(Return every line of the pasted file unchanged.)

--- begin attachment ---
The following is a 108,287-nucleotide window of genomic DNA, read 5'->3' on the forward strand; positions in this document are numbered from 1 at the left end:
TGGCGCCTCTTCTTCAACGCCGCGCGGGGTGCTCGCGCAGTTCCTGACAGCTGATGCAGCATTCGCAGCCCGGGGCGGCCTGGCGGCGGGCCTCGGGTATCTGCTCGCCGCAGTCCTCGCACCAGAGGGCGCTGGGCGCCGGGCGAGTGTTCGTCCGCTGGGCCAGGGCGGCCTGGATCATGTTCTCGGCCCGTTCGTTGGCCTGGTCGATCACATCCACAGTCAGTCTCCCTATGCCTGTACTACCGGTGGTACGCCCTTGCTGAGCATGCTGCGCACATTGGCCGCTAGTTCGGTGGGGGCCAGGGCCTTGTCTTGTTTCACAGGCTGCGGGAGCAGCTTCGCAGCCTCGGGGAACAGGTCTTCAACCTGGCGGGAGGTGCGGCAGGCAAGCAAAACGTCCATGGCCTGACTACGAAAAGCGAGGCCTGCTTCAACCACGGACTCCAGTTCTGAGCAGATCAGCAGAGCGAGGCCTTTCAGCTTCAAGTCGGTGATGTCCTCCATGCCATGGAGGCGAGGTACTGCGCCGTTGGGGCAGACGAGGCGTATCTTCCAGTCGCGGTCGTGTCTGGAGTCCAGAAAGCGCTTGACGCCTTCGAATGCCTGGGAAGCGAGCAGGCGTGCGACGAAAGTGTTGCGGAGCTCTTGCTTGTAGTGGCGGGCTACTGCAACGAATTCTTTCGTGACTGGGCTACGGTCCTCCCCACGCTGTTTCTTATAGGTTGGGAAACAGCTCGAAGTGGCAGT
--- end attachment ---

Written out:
The following is a 108,287-nucleotide window of genomic DNA, read 5'->3' on the forward strand; positions in this document are numbered from 1 at the left end:
TGGCGCCTCTTCTTCAACGCCGCGCGGGGTGCTCGCGCAGTTCCTGACAGCTGATGCAGCATTCGCAGCCCGGGGCGGCCTGGCGGCGGGCCTCGGGTATCTGCTCGCCGCAGTCCTCGCACCAGAGGGCGCTGGGCGCCGGGCGAGTGTTCGTCCGCTGGGCCAGGGCGGCCTGGATCATGTTCTCGGCCCGTTCGTTGGCCTGGTCGATCACATCCACAGTCAGTCTCCCTATGCCTGTACTACCGGTGGTACGCCCTTGCTGAGCATGCTGCGCACATTGGCCGCTAGTTCGGTGGGGGCCAGGGCCTTGTCTTGTTTCACAGGCTGCGGGAGCAGCTTCGCAGCCTCGGGGAACAGGTCTTCAACCTGGCGGGAGGTGCGGCAGGCAAGCAAAACGTCCATGGCCTGACTACGAAAAGCGAGGCCTGCTTCAACCACGGACTCCAGTTCTGAGCAGATCAGCAGAGCGAGGCCTTTCAGCTTCAAGTCGGTGATGTCCTCCATGCCATGGAGGCGAGGTACTGCGCCGTTGGGGCAGACGAGGCGTATCTTCCAGTCGCGGTCGTGTCTGGAGTCCAGAAAGCGCTTGACGCCTTCGAATGCCTGGGAAGCGAGCAGGCGTGCGACGAAAGTGTTGCGGAGCTCTTGCTTGTAGTGGCGGGCTACTGCAACGAATTCTTTCGTGACTGGGCTACGGTCCTCCCCACGCTGTTTCTTATAGGTTGGGAAACAGCTCGAAGTGGCAGT